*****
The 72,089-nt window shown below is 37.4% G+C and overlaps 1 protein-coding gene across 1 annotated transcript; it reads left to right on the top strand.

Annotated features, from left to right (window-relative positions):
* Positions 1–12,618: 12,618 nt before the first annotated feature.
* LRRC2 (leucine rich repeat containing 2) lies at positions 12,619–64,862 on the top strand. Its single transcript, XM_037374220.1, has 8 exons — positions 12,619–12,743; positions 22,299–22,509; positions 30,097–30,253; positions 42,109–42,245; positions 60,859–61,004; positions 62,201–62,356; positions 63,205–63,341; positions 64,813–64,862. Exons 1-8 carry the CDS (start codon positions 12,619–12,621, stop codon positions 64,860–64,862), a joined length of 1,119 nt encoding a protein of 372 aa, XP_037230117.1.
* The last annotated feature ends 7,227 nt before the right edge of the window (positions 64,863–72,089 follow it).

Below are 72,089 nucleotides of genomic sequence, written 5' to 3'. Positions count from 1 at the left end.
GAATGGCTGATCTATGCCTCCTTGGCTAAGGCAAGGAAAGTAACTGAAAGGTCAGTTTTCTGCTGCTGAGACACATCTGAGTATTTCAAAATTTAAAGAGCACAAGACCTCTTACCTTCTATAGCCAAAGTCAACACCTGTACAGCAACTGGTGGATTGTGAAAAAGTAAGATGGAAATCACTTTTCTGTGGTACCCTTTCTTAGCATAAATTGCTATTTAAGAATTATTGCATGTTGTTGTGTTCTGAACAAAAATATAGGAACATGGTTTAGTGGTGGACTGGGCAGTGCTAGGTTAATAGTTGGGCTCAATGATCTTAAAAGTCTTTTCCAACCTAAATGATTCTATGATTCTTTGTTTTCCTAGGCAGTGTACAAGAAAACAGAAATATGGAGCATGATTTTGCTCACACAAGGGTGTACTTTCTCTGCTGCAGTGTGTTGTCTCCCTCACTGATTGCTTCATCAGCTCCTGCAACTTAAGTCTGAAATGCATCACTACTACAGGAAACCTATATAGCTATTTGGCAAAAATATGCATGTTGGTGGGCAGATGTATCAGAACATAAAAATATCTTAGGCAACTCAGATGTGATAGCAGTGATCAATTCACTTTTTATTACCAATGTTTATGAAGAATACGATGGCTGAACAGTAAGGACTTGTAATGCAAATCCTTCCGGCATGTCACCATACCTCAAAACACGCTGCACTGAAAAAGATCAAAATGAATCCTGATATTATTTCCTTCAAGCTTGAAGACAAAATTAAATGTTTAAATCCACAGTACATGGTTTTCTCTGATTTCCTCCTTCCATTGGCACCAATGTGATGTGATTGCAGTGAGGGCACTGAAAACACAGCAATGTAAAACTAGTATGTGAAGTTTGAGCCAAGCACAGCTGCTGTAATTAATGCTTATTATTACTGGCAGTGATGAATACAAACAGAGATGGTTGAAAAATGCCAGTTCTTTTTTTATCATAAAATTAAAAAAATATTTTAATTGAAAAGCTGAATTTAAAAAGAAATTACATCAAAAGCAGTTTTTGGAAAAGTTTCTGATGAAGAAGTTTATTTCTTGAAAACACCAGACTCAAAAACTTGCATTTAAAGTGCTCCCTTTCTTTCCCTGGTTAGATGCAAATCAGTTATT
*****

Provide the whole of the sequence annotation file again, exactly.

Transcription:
The 72,089-nt window shown below is 37.4% G+C and overlaps 1 protein-coding gene across 1 annotated transcript; it reads left to right on the top strand.

Annotated features, from left to right (window-relative positions):
* Positions 1–12,618: 12,618 nt before the first annotated feature.
* LRRC2 (leucine rich repeat containing 2) lies at positions 12,619–64,862 on the top strand. Its single transcript, XM_037374220.1, has 8 exons — positions 12,619–12,743; positions 22,299–22,509; positions 30,097–30,253; positions 42,109–42,245; positions 60,859–61,004; positions 62,201–62,356; positions 63,205–63,341; positions 64,813–64,862. Exons 1-8 carry the CDS (start codon positions 12,619–12,621, stop codon positions 64,860–64,862), a joined length of 1,119 nt encoding a protein of 372 aa, XP_037230117.1.
* The last annotated feature ends 7,227 nt before the right edge of the window (positions 64,863–72,089 follow it).

Below are 72,089 nucleotides of genomic sequence, written 5' to 3'. Positions count from 1 at the left end.
GAATGGCTGATCTATGCCTCCTTGGCTAAGGCAAGGAAAGTAACTGAAAGGTCAGTTTTCTGCTGCTGAGACACATCTGAGTATTTCAAAATTTAAAGAGCACAAGACCTCTTACCTTCTATAGCCAAAGTCAACACCTGTACAGCAACTGGTGGATTGTGAAAAAGTAAGATGGAAATCACTTTTCTGTGGTACCCTTTCTTAGCATAAATTGCTATTTAAGAATTATTGCATGTTGTTGTGTTCTGAACAAAAATATAGGAACATGGTTTAGTGGTGGACTGGGCAGTGCTAGGTTAATAGTTGGGCTCAATGATCTTAAAAGTCTTTTCCAACCTAAATGATTCTATGATTCTTTGTTTTCCTAGGCAGTGTACAAGAAAACAGAAATATGGAGCATGATTTTGCTCACACAAGGGTGTACTTTCTCTGCTGCAGTGTGTTGTCTCCCTCACTGATTGCTTCATCAGCTCCTGCAACTTAAGTCTGAAATGCATCACTACTACAGGAAACCTATATAGCTATTTGGCAAAAATATGCATGTTGGTGGGCAGATGTATCAGAACATAAAAATATCTTAGGCAACTCAGATGTGATAGCAGTGATCAATTCACTTTTTATTACCAATGTTTATGAAGAATACGATGGCTGAACAGTAAGGACTTGTAATGCAAATCCTTCCGGCATGTCACCATACCTCAAAACACGCTGCACTGAAAAAGATCAAAATGAATCCTGATATTATTTCCTTCAAGCTTGAAGACAAAATTAAATGTTTAAATCCACAGTACATGGTTTTCTCTGATTTCCTCCTTCCATTGGCACCAATGTGATGTGATTGCAGTGAGGGCACTGAAAACACAGCAATGTAAAACTAGTATGTGAAGTTTGAGCCAAGCACAGCTGCTGTAATTAATGCTTATTATTACTGGCAGTGATGAATACAAACAGAGATGGTTGAAAAATGCCAGTTCTTTTTTTATCATAAAATTAAAAAAATATTTTAATTGAAAAGCTGAATTTAAAAAGAAATTACATCAAAAGCAGTTTTTGGAAAAGTTTCTGATGAAGAAGTTTATTTCTTGAAAACACCAGACTCAAAAACTTGCATTTAAAGTGCTCCCTTTCTTTCCCTGGTTAGATGCAAATCAGTTATT